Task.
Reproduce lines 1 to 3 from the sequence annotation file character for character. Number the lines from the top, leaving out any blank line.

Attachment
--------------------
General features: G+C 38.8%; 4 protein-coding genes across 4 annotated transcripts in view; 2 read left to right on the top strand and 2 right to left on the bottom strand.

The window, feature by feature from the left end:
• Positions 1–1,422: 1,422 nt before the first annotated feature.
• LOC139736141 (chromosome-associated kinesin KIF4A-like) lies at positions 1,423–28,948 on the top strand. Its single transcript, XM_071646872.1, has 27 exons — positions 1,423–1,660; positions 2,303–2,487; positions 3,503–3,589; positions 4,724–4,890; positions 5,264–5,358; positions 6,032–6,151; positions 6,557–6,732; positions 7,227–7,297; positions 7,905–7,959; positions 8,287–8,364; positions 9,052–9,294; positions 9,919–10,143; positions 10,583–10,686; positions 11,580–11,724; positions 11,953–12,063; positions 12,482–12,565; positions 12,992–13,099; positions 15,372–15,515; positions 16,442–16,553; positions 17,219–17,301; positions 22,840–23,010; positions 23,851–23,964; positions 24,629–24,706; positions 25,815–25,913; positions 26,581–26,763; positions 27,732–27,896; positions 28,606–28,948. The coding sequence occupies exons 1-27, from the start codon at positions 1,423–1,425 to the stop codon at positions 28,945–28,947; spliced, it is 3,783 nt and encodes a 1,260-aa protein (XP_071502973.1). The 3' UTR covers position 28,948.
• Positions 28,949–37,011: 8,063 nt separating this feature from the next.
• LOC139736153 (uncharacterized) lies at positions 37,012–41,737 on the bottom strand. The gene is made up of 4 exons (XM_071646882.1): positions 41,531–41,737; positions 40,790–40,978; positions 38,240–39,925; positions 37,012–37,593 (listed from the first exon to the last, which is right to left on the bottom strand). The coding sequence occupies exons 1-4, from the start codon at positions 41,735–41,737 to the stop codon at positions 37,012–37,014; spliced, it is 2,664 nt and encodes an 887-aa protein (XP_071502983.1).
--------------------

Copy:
General features: G+C 38.8%; 4 protein-coding genes across 4 annotated transcripts in view; 2 read left to right on the top strand and 2 right to left on the bottom strand.

The window, feature by feature from the left end:
• Positions 1–1,422: 1,422 nt before the first annotated feature.